The principle of solidarity  –  banding together with any fellow citizen, even a stranger, to overcome an obstacle  – is so ingrained in Cuban society that all the moving pieces, the handshake deals, the multiple rendezvous that need to take place, the sister’s cousin’s friend who’ll eventually meet to make the connection, all just work out, eventually, because a commitment or a promise is honoured.


Parallel thinking isn’t copying

For the last year Contagious has worked with the Inter-American Development Bank to bring a broader concept of brand to the dozens pan-Latin pro-social startups that have been part of its series of Demand Solutions events. This past September, Oincs, a transportation startup from Uruguay, was awarded Most Innovative Concept among the latest class.

Oincs is unique in that it brings a very Latin flavour to mapping and GPS. It allows users to report protests and dangerous roads (that contain potholes, or are too dark) and crowdsources that data to help commuters get home quicker and in one piece. One could argue that Oincs is building a Uruguayan version of Waze, given that Waze could eventually just add a pothole reporting feature, or import protest data from some other source. But that would belittle the specificity of Oincs’ mission, and its potential brand alignment around safe driving as opposed to smart or fast driving.

Similarly, some Cuban cuentapropistas were working in territories already well-trodden by American startups: restaurant reviews, real estate mapping, classified advertising, business services. Does that mean they’ve somehow copied others? No; those problems exist to be solved everywhere, out of sheer necessity, but the solution will never be entirely the same in each place. Do they run the risk of Yelp, Zillow and Craigslist arriving and making them irrelevant? Certainly. But the local insight and knowledge is a strong head start, and whether that ‘home team’ edge can defend against a more sophisticated service or better-designed user experience is the truest test of a business.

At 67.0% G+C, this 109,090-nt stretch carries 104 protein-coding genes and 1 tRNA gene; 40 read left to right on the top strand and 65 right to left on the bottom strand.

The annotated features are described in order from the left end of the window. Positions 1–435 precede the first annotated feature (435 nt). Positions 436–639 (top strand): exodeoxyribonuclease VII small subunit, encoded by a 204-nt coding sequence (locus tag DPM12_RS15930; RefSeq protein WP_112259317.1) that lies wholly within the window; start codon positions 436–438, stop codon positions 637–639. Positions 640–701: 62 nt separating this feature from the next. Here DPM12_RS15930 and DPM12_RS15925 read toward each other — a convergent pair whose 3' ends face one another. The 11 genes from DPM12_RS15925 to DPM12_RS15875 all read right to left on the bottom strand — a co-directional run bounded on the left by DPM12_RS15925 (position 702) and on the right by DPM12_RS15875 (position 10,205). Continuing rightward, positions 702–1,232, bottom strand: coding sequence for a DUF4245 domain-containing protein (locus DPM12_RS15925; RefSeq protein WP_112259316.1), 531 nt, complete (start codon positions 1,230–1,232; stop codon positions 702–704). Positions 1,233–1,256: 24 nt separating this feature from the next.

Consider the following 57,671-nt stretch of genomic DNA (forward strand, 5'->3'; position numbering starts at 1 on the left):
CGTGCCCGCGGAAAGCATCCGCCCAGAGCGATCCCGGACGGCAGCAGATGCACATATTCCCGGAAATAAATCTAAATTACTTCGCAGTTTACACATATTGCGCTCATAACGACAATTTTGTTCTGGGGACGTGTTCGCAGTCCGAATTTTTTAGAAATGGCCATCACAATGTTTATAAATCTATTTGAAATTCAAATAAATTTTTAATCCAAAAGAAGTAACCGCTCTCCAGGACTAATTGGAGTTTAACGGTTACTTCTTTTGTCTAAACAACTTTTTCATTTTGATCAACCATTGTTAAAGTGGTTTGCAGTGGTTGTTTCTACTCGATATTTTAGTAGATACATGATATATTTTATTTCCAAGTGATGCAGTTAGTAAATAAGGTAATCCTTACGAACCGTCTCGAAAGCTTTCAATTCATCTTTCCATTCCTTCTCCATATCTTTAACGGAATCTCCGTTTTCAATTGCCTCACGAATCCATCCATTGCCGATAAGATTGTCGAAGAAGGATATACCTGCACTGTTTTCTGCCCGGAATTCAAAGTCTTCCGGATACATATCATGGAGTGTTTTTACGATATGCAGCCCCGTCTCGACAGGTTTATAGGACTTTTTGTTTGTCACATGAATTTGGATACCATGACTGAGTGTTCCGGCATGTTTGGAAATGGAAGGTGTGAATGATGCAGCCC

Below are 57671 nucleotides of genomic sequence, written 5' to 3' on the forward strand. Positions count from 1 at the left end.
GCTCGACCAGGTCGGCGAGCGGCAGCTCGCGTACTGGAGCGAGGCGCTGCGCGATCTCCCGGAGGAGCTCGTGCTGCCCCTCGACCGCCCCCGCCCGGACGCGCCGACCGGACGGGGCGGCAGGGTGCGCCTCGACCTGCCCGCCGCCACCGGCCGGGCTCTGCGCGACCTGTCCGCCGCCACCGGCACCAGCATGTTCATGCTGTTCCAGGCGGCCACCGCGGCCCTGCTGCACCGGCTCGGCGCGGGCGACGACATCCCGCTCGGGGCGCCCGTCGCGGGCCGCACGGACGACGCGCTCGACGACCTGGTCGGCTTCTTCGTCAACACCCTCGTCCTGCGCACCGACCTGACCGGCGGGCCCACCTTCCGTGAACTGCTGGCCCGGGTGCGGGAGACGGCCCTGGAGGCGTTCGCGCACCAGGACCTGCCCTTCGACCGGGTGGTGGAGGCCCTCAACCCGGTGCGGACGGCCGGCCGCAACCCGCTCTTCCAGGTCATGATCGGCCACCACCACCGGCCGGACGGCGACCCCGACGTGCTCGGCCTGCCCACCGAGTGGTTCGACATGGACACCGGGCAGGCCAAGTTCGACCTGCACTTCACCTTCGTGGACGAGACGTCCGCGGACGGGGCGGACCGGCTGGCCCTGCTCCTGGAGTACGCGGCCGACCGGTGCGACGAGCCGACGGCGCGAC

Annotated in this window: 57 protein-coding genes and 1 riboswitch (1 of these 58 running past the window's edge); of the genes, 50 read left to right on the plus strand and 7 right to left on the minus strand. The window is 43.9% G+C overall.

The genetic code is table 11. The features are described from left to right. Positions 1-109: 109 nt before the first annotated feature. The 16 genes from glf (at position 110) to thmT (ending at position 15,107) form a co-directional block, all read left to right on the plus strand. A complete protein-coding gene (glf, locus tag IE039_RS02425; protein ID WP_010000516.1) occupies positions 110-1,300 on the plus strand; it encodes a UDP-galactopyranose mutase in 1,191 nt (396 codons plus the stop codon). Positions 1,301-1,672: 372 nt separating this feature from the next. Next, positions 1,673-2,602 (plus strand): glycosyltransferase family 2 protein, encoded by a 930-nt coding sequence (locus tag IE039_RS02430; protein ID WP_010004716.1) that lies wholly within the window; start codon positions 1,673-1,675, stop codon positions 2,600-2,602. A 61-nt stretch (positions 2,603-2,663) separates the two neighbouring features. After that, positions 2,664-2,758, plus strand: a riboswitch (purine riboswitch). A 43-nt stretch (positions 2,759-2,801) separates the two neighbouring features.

Habaneros gather at one of the city’s new WiFi zones. Web access is pricey by the official standards of the average wage  –  one hour is about a tenth of average monthly income.


Empathy is the universal solvent

We took pains to create conditions in which our group – in some cases without the benefit of a common language – could empathise with one another.

Participants were encouraged to sketch out a brief autobiography with details of conquests and setbacks; they were encouraged to share their support network and their vision for the world. Despite coming from what they themselves probably perceived as radically different places, they weren’t far from each other.

Together with Cuban hospitality and solidarity and American optimism, our group was able to forge strong connections in a very short session, which is both hopeful and a burden. Hopeful, because it helps reinforce that the rhetoric of governments is not always the sentiment of the people. A burden, because we now have a responsibility to this nascent, fragile community.

If participating in building this relationship is something you or your company might be interested in, please get in touch, we need all the help we can get. The next installment of Incúbate, to be held in late April or early May, will help us grow the group of Cuban talents we’re in touch with as well as establishing continuity and deeper working relationships so we can tackle bigger challenges.